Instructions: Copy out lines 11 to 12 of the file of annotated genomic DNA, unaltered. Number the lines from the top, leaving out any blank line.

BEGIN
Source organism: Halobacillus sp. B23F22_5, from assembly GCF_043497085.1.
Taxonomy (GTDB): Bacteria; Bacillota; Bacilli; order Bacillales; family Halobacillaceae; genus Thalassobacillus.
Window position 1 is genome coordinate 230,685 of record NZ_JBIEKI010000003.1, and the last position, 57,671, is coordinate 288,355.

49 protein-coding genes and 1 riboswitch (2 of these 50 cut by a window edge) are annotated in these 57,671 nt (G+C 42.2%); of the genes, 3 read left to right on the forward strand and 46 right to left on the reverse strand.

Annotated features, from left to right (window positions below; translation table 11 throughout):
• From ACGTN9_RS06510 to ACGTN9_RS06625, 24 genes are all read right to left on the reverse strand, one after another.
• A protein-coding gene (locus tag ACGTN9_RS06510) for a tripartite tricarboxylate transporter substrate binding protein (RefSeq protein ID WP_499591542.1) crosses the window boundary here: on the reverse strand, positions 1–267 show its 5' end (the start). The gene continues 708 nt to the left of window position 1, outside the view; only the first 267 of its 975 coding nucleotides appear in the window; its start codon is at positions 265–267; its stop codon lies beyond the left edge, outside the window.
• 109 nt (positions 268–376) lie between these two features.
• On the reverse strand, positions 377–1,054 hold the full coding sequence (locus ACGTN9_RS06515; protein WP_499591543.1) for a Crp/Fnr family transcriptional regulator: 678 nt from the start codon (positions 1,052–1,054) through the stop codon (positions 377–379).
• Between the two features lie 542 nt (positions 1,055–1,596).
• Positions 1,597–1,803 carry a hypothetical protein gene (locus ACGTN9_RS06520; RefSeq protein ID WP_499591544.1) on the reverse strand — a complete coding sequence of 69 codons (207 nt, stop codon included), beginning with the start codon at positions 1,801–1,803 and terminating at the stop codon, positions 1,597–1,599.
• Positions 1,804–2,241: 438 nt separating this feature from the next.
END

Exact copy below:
• Positions 1,597–1,803 carry a hypothetical protein gene (locus ACGTN9_RS06520; RefSeq protein ID WP_499591544.1) on the reverse strand — a complete coding sequence of 69 codons (207 nt, stop codon included), beginning with the start codon at positions 1,801–1,803 and terminating at the stop codon, positions 1,597–1,599.
• Positions 1,804–2,241: 438 nt separating this feature from the next.